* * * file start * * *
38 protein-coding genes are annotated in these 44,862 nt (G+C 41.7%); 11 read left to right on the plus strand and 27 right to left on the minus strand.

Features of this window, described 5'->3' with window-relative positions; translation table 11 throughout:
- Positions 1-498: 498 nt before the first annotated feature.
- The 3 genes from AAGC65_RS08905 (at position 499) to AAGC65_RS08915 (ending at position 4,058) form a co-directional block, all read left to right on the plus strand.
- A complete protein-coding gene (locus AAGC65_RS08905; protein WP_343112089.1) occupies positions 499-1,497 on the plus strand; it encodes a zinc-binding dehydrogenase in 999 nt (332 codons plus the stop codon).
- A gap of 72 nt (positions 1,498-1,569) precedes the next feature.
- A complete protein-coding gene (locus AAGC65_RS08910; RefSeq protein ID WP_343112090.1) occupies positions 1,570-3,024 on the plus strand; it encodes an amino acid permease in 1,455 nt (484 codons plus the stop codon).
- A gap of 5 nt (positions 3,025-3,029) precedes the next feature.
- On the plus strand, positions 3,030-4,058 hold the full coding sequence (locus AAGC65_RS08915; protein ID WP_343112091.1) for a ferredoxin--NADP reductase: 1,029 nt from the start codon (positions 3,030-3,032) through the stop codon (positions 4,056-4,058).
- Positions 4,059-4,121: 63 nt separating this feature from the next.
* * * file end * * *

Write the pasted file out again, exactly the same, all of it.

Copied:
38 protein-coding genes are annotated in these 44,862 nt (G+C 41.7%); 11 read left to right on the plus strand and 27 right to left on the minus strand.

Features of this window, described 5'->3' with window-relative positions; translation table 11 throughout:
- Positions 1-498: 498 nt before the first annotated feature.
- The 3 genes from AAGC65_RS08905 (at position 499) to AAGC65_RS08915 (ending at position 4,058) form a co-directional block, all read left to right on the plus strand.
- A complete protein-coding gene (locus AAGC65_RS08905; protein WP_343112089.1) occupies positions 499-1,497 on the plus strand; it encodes a zinc-binding dehydrogenase in 999 nt (332 codons plus the stop codon).
- A gap of 72 nt (positions 1,498-1,569) precedes the next feature.
- A complete protein-coding gene (locus AAGC65_RS08910; RefSeq protein ID WP_343112090.1) occupies positions 1,570-3,024 on the plus strand; it encodes an amino acid permease in 1,455 nt (484 codons plus the stop codon).
- A gap of 5 nt (positions 3,025-3,029) precedes the next feature.
- On the plus strand, positions 3,030-4,058 hold the full coding sequence (locus AAGC65_RS08915; protein ID WP_343112091.1) for a ferredoxin--NADP reductase: 1,029 nt from the start codon (positions 3,030-3,032) through the stop codon (positions 4,056-4,058).
- Positions 4,059-4,121: 63 nt separating this feature from the next.